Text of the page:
Changes coming for RCMP auxiliaries

The city is investigating the effects of sweeping changes being imposed on RCMP auxiliaries that one councillor said will result in “severe cutbacks” to their duties.

Coun. Larry Samson said at the March 7 council meeting that he was concerned to hear in the media about proposed changes that will reduce the role auxiliaries play in fighting crime.

“We’re hearing about significant changes to our auxiliary program where they’re going to be severely cut back in the duties that they’re allowed to perform to such that we will no longer see them on roadways doing traffic checks, we will no longer be seeing them be able to do crowd control at some of our events, they’ll no longer be able to do ride-alongs,” Samson said.

RCMP auxiliaries are unarmed, unpaid RCMP who assist RCMP Regular Members (RM) with some of their general duties. Under the supervision of an RM, auxiliary constables participate in RCMP support community events and programs, crime prevention programs in schools, traffic control, ground patrols, search and rescue, parades and other ceremonial events.

But a January memo from RCMP Deputy Commissioner Janice Armstrong, circulated to the 1,600 auxiliaries who serve across the country, said changes are coming that include putting an end to ride-alongs and firearms familiarization training.

Cpl. Janelle Shoihet, media relations officer with the RCMP’s E Division, said the proposed changes are the result of a review of auxiliary constables prompted by the Oct. 22, 2014 shooting of unarmed Canadian Forces member Cpl. Nathan Cirillo in front of the Parliament buildings in Ottawa and Const. David Wynn in St. Albert, Alta., in 2015 while investigating a disturbance outside of a casino. Auxiliary Const. Derek Bond was also shot in the casino incident but survived after suffering non-life threatening injuries.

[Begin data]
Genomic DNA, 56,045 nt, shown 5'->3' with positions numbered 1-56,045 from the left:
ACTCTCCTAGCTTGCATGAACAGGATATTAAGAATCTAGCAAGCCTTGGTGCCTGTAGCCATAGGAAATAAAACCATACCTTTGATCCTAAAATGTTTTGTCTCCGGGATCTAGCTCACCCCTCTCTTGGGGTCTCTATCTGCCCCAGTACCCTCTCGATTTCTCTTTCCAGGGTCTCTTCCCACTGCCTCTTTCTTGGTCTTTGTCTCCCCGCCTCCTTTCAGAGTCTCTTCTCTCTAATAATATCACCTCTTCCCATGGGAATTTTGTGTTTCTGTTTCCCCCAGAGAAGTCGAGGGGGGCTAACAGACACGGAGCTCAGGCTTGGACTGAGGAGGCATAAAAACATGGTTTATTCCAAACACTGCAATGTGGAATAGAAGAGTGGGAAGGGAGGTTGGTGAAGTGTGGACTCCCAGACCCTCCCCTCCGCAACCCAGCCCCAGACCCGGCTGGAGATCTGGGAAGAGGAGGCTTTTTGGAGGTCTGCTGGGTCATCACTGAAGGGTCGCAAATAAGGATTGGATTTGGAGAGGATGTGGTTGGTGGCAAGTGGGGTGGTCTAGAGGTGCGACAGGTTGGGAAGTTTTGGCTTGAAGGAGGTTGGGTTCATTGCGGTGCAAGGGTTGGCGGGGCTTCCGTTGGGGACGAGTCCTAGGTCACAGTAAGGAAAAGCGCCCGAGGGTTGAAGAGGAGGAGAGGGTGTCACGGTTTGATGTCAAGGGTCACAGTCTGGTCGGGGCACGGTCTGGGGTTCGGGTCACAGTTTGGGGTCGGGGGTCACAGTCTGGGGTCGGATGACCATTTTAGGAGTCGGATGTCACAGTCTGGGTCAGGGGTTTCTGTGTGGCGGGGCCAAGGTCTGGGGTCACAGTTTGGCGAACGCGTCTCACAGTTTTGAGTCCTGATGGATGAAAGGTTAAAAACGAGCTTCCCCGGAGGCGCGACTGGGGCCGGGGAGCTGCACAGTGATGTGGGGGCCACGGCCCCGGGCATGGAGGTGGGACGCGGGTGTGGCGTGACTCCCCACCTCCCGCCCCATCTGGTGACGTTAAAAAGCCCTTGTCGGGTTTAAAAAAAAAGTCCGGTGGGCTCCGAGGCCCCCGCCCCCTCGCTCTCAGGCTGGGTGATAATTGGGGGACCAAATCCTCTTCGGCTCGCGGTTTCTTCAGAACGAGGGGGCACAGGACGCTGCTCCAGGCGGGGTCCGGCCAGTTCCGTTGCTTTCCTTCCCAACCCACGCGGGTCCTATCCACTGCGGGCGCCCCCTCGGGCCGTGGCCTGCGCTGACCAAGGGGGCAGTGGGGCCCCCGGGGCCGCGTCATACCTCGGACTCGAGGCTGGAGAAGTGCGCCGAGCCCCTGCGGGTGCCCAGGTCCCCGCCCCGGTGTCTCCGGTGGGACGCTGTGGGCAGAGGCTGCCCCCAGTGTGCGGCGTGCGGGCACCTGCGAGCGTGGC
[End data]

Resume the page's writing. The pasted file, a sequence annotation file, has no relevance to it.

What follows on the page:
“All Regular Members (RMs) and staff were warned to be vigilant when in public, especially those in uniform, and a directive was issued requiring that auxiliary constables working in uniform be under the direct supervision of an RM equipped with all intervention tools,” Shoihet told the Mirror. “The focus of this directive was on the safety of our volunteers.”

Shoihet said auxiliaries were never intended to supplement the work of RMs, rather the duties they perform are meant to be complimentary work such as community engagement.

“In communities such as Campbell River, auxiliary constables will continue to perform the duties where they have the greatest impact, that is in community policing, crime prevention and community engagement,” Shoihet said.

She added that going forward, auxiliaries will need to be either accompanied by a Regular Member with all intervention tools or not be in operational uniform.

The RCMP is further considering ordering all auxiliaries to wear a uniform to distinguish them from regular RCMP members.

On March 7, Samson wanted to know how exactly the changes will affect the city and, with approval from council, directed city staff to reach out to local RCMP Inspector Jeff Preston and the city’s RCMP municipal manager for more information.